Agile software development involves several components that help reach the final goal. Among these are ‘user stories’. What are user stories, and why are they essential to the agile framework? Below we will talk about the idea behind user stories, what they are, and how to put them together, so let’s begin by answering the question – what are user stories?
What are User Stories?
It’s important to understand that there are many factors involved in Agile development that are greatly different from traditional software development processes.
For that reason, a lot of the aspects of the process may meet with a response such as ‘but we’ve always done it this way’ and ‘is that really necessary?’ User stories are often met with the latter, as those unfamiliar don’t see the point. Yet, they are extremely helpful and, when all is said and done, also quite simple to create.
Essentially, user stories are short descriptions of what an end-user wants from the software. They are deliberately created with minimal detail. This is so that they serve their basic purpose without expending too much time of effort on their creation. That basic purpose is to act as a reminder of the aim of the project and to help guide the developer to that purpose.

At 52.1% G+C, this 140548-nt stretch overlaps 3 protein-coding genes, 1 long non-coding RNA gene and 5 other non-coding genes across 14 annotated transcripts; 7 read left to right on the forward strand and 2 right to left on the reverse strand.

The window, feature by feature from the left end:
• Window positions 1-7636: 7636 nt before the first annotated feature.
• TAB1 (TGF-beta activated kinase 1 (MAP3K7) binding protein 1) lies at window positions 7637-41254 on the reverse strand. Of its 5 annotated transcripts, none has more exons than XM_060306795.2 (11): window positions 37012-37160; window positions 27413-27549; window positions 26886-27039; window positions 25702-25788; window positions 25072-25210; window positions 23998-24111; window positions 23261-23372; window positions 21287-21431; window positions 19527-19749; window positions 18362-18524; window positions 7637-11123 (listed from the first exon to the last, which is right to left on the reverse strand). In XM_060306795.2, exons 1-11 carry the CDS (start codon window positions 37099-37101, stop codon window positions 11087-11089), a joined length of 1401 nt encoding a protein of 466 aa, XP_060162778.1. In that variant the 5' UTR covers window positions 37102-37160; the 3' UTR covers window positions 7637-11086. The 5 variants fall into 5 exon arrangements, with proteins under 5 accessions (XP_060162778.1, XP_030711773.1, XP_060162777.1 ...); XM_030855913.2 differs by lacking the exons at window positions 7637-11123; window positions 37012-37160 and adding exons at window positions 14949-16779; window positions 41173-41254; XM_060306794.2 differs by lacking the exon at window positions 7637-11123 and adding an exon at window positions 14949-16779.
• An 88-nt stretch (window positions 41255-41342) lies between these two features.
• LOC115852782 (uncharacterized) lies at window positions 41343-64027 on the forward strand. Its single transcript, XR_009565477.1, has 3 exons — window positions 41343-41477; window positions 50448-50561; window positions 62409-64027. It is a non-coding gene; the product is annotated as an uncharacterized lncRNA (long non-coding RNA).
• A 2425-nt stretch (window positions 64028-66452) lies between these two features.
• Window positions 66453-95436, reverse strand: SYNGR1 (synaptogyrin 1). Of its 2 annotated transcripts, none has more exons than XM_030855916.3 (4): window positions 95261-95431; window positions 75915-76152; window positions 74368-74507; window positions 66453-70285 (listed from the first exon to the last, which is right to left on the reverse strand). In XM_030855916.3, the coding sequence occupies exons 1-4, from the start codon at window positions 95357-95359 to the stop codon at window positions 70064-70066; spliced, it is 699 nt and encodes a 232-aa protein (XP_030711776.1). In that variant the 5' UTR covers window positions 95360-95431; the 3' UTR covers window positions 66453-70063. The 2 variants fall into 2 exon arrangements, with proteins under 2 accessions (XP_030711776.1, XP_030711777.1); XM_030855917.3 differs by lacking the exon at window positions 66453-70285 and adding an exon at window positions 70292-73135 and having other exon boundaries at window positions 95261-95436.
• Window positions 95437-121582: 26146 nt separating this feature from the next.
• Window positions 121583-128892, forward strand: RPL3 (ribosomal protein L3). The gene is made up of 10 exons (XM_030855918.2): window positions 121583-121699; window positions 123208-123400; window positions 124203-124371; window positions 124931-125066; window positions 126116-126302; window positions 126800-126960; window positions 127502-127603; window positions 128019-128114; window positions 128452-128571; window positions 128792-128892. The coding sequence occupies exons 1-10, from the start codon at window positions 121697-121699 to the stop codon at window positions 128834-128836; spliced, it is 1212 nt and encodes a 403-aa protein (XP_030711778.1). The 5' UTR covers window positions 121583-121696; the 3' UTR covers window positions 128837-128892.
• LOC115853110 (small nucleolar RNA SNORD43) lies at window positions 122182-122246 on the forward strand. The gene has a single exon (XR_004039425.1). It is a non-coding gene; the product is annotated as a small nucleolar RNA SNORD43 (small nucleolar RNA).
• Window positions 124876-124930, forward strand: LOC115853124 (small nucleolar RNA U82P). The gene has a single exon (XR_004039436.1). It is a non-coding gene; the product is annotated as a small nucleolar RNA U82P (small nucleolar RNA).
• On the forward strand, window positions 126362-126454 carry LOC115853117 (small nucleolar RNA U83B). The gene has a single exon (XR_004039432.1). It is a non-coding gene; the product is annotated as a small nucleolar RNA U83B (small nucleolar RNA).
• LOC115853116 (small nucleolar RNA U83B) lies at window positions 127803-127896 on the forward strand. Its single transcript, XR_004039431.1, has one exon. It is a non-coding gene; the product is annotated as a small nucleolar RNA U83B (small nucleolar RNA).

An example: a user story relating to a manager, an end-user, could be as follows: “As a manager, I want to be able to keep track of my team’s performance so that I can report our progress.” That’s how simple it can be. What that user story is saying is what the manager wants from the software: progress tracking and reporting ability. Such stories can be created for all users, and will then become building blocks that define the shape of the software package. Now let’s look at how to approach creating user stories.
How to Create User Stories
For an agile development process to be successful, everyone or at least the whole development team must be on board with it. There is a lot of change involved, and it pays to ensure you have a defined team, where each team member knows their role in the process.
Training is also helpful and you may want to enroll your Product Owners – and perhaps other members of the team – to one of the top-rated product owner courses in Australia which will give them a full understanding of all aspects of the agile framework, prioritization, user stories and tools to manage them effectively.
So, here’s the basis of creating a user story: we’ve seen an example above, and that can be broken down into a sort of formula or – if you prefer – a structure. A user story is structured like this:
“As a (persona/job title) I (want to), (so that)”.
Let’s repeat our example – “As a (manager) I (want to) be able to keep track of my team’s performance (so that) I can report our progress.”
It should be making more sense now we have broken things down into the basic components. If we want a little more detail, think of the first element – ‘As a’ – as being the persona involved, the second – ‘I want to’ – referring to the features of the software that person will use, and the third – ‘so that’ describing the benefit they are hoping to achieve in using the software.
There is nothing daunting about writing user stories, it is simply a task that helps you get a clearer picture of what each end user is looking for from the finished product. Try it with your team and see how it works – you will find it helps you shape your agile framework more effectively, and your user stories will become the basis of what you need to achieve.